Despite a vast universe of potentially high-impact interventions in the global health and development space, many good interventions with the proven ability to reduce the burden of poverty are not currently being delivered at scale. The available funding and capacity in this space are not always employed to maximize impact on the health and well-being of persons with the greatest needs. Evidence Action was founded with this challenge in mind – our mission is to scale only those interventions that have the greatest cost-effective impact on the global burdens of poor health and poverty.
We maximize the impact of our and our donors’ investments, enabling us to reduce poverty for millions.
Though this may sound simple, screening potential interventions to determine which deliver the most benefit for the lowest cost is a complex task. Our unique, robust, and objective-focused process — what we call our Accelerator — happens largely behind the scenes. In this post, we take a deeper dive into our framework, exploring the immense value we see in this engine of new program development.
Broadly, the Accelerator develops programs using a six-stage, decision-focused process designed to scale only the most cost-effective, evidence-based interventions. The process is built to ensure that we identify as many foreseeable challenges to scaling and solutions as possible, and to hold us accountable for prioritizing only those interventions that best align with our organizational values and with our core principles of evidence, cost-effectiveness, and scale. In this way, we maximize the impact of our and our donors’ investments, enabling us to reduce poverty for millions of people.
We identify interventions for Accelerator research through several different methods. Ideas are sourced prior to the first stage of our process, most often through reviewing existing lists compiled by other organizations or experts. For example, this Lancet review article helped us source interventions of interest in the maternal nutrition space, and we often use WHO guidelines to help identify promising solutions. We find this to be a valuable method of sourcing because it saves time while maintaining our focus on credible, evidence-based interventions.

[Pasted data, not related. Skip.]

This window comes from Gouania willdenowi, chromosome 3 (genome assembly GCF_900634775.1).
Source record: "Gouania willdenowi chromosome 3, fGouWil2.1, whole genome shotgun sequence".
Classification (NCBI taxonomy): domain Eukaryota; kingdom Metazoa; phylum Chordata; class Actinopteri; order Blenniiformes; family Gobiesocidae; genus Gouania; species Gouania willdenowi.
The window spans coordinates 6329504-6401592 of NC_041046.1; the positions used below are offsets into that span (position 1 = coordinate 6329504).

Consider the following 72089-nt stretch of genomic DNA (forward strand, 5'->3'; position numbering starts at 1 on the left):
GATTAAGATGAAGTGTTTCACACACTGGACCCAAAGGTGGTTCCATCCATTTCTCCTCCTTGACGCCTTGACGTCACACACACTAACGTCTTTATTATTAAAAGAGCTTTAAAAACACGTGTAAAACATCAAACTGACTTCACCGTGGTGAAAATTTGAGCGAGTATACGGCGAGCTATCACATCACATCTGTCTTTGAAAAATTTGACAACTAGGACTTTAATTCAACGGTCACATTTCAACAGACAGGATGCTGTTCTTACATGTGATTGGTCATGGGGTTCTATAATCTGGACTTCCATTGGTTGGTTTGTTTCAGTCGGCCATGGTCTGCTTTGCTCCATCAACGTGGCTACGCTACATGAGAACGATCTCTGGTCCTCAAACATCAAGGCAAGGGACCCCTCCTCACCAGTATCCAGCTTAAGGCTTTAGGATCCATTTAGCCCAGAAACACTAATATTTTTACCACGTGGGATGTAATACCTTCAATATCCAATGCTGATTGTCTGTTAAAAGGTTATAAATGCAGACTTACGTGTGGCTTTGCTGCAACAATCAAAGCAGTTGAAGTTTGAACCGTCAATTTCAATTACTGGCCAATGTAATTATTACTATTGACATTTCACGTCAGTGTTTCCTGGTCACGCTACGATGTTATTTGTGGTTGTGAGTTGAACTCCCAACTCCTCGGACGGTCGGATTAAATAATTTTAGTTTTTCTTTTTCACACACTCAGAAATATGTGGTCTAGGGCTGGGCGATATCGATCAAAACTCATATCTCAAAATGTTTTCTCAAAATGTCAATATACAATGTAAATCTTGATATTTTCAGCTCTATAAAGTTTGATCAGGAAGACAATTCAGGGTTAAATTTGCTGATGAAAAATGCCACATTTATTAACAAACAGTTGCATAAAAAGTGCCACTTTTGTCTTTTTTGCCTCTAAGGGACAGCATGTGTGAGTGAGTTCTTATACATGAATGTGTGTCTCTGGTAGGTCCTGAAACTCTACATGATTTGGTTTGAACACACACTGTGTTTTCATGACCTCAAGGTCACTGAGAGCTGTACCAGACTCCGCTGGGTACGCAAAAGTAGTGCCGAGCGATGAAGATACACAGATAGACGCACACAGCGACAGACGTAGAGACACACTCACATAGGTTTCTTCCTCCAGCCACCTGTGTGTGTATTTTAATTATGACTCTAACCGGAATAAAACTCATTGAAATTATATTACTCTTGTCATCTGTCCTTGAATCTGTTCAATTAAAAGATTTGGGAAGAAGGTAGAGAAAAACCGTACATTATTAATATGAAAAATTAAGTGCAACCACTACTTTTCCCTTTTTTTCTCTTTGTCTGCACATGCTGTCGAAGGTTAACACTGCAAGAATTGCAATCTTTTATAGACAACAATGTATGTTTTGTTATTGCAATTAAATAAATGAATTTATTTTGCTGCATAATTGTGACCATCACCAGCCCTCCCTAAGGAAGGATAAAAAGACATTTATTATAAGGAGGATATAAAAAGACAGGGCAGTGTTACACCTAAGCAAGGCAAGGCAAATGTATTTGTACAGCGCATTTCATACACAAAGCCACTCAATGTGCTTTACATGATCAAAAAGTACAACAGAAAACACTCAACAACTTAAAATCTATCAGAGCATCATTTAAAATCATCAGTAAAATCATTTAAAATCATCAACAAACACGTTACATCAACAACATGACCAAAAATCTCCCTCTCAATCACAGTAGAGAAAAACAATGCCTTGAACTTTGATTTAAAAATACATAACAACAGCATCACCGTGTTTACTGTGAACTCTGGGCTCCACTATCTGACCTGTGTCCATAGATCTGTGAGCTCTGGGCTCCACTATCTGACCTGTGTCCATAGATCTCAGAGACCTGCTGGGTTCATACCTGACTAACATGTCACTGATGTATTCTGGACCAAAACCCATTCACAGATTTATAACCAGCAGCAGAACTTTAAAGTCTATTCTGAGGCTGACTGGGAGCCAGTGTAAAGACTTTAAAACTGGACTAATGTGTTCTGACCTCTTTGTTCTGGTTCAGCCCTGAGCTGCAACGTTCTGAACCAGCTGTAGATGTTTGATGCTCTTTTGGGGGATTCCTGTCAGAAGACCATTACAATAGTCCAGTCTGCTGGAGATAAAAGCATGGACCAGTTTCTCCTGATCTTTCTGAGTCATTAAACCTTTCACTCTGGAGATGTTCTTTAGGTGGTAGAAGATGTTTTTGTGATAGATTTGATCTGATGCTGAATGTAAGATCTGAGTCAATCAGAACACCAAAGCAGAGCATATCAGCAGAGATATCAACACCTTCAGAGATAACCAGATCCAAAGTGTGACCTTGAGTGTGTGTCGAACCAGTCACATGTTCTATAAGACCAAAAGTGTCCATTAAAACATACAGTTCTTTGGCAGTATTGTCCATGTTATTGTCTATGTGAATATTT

The second major way we source interventions is through our existing program and country teams. These teams have valuable insights into the needs of communities and priorities of the governments in countries where we currently work. In addition, ideas may come from other pathways, including external stakeholders, researchers, or donors; so long as they are aligned with our mission, the Accelerator will consider them.
Because we continuously source ideas, the Accelerator usually has a long list of interventions that are ready to enter the first stage of evaluation – and prioritization is necessary. At the beginning of our process when not much is known about the intervention, we largely prioritize on the basis of perceived fit with our core principles, perceived potential impact, and other relevant factors. For example, Evidence Action has expertise in school-based delivery via our Deworm the World and iron and folic acid supplementation programs. As such, if a sourced intervention is delivered via schools, we may be more likely to prioritize it given the overlap with our existing portfolio.
The Accelerator’s six stages are ordered to enable us to review a high quantity of interventions while focusing the bulk of our capacity and effort on the most promising ones. At each stage, work becomes progressively more intensive. For instance, Stage 1 is primarily focused on the strength of the evidence base and involves only about one day of research. Comparatively, Stage 3 takes approximately one month and includes exhaustive desk research, meetings with subject matter experts, and the development of a detailed cost-effectiveness model. This staged structure maximizes efficiency by ensuring interventions that are not among the most promising are allotted less time and bandwidth.